I know a lot of people who would double up in laughter just from reading that question. I totally understand. Who said that either thing is “bad” in the first place? Of course, it really depends on where you’re coming from and how you think.
Anyhow, I came across this question in the Christian Science Monitor web site. (Yeah I know, what was I doing there? I like reading different points of view.) The article presented the case of the Entertainment Software Association, which sued the Chicago Transit Authority for banning advertisements about video game releases with mature content.
The supporting argument of the ESA is that while laws have been continuously implemented that target video games – especially those that are labeled mature and violent – movies and books (and other media) that have the same kind of content have remained untouched. The organization feels that the government is being selective in implementing bans and similar action.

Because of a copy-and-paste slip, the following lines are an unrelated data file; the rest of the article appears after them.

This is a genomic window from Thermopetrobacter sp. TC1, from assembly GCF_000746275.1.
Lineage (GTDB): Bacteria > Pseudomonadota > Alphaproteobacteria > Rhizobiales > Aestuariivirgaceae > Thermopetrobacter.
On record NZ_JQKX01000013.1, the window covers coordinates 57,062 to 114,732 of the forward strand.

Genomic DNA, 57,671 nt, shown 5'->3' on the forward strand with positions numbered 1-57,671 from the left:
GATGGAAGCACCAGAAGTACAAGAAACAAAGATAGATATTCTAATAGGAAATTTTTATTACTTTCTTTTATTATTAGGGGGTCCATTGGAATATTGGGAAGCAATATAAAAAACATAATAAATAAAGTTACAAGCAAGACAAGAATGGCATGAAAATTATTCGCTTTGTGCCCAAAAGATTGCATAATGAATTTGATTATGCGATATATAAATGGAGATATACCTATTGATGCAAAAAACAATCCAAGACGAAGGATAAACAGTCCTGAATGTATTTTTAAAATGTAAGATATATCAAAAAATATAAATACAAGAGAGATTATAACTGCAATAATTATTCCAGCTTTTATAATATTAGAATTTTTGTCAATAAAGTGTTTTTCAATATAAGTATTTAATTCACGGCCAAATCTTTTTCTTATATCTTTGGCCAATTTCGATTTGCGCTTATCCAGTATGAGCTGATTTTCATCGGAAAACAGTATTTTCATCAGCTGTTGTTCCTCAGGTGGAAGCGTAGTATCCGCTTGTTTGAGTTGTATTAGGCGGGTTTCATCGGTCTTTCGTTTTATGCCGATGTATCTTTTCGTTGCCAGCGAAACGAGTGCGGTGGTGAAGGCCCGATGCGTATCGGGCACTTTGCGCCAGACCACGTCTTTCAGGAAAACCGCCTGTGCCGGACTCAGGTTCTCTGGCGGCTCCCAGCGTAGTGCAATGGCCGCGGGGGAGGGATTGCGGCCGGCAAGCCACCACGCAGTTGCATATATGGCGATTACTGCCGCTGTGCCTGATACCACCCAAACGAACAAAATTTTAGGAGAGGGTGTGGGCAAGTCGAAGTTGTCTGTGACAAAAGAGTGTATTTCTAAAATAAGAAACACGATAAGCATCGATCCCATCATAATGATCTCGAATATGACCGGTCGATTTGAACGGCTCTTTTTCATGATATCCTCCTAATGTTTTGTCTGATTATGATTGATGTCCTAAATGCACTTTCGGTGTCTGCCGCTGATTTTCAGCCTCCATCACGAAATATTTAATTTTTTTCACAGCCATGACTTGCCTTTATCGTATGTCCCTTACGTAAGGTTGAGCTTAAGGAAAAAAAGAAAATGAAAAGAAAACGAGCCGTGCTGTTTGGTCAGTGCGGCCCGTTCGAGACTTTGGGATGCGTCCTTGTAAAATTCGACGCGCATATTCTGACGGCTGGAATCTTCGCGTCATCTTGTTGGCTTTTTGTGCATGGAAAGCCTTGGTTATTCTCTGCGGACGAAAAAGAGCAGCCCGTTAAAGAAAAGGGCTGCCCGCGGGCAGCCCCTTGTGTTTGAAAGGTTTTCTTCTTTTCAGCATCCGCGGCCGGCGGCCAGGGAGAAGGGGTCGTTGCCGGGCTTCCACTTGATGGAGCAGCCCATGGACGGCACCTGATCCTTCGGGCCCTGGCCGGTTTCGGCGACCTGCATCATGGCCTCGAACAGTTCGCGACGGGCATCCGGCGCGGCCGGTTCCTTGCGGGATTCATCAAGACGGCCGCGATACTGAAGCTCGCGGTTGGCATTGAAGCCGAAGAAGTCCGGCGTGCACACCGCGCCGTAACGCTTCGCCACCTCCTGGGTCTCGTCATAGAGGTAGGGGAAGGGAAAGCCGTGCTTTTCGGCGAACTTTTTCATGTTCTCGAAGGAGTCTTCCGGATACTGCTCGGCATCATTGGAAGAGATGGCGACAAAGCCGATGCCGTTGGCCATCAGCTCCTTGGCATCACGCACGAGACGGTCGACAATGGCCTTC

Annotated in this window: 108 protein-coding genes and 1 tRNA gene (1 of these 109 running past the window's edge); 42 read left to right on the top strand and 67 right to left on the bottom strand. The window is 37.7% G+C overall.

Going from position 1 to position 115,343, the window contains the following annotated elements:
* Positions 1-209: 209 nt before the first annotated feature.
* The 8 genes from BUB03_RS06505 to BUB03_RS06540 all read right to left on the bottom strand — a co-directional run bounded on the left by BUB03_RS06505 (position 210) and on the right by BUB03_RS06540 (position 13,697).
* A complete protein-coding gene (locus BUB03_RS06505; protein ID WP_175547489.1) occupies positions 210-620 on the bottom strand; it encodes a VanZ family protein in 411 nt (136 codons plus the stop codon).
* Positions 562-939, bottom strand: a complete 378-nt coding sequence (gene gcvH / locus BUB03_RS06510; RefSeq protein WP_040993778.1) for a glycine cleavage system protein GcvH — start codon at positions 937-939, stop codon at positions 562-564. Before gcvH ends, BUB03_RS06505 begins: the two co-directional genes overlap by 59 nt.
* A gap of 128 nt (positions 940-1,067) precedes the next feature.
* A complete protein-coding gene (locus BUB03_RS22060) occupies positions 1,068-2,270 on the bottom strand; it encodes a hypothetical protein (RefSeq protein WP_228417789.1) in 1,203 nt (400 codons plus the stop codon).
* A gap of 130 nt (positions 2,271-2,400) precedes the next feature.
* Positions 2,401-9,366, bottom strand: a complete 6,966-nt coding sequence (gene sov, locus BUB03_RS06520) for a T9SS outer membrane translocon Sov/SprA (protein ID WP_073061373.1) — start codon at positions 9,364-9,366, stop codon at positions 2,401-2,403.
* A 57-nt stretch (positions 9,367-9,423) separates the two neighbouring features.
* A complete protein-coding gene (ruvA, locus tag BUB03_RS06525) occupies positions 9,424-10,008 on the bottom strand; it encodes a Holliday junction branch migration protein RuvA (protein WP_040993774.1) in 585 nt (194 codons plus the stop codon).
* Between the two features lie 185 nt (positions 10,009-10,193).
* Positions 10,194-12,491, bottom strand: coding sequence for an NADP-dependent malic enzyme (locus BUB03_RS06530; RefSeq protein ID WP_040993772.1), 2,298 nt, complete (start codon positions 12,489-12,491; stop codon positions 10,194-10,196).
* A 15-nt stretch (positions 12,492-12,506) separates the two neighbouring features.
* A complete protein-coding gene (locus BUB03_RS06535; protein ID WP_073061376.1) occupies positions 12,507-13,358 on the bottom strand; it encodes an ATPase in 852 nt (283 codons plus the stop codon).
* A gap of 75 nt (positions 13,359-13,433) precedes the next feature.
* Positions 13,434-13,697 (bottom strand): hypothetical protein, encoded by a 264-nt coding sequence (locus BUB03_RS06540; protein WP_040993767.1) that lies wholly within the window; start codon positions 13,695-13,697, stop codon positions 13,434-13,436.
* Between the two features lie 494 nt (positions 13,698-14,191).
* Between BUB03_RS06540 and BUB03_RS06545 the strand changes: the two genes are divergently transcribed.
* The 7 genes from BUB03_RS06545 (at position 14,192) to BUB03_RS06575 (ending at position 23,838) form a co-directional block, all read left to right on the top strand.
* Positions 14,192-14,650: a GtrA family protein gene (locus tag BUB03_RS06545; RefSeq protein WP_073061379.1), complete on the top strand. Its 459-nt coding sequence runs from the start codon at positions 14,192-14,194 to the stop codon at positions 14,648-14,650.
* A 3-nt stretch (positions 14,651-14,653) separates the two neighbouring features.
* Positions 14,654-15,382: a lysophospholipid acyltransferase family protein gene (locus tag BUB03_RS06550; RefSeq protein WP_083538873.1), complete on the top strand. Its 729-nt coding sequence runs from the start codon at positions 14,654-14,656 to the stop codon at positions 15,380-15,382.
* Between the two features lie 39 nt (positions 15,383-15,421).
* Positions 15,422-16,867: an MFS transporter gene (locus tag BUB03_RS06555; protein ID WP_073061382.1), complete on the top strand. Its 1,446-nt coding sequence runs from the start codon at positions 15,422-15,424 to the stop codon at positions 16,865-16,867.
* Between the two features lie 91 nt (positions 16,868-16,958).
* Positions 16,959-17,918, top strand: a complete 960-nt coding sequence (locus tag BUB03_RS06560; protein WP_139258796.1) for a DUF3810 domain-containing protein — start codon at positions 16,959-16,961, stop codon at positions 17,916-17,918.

David Horowitz, the executive director of Media Coalition, an organization which is backing ESA’s case, says that “Ex-[Illinois] Governor Blagojevich spent hundreds of thousands of dollars unsuccessfully to defend a law that barred minors from buy or renting similar video games before it was struck down as unconstitutional. The Chicago Transit Authority should repeal this ill-conceived ordinance rather than using scarce resources to fight this in court and get the same result.”
I would have to agree with him.
So going back to my original question: which is the lesser of two evils, assuming that they are both evil? Would you rather have your children exposed to mature video games or to rated R movies?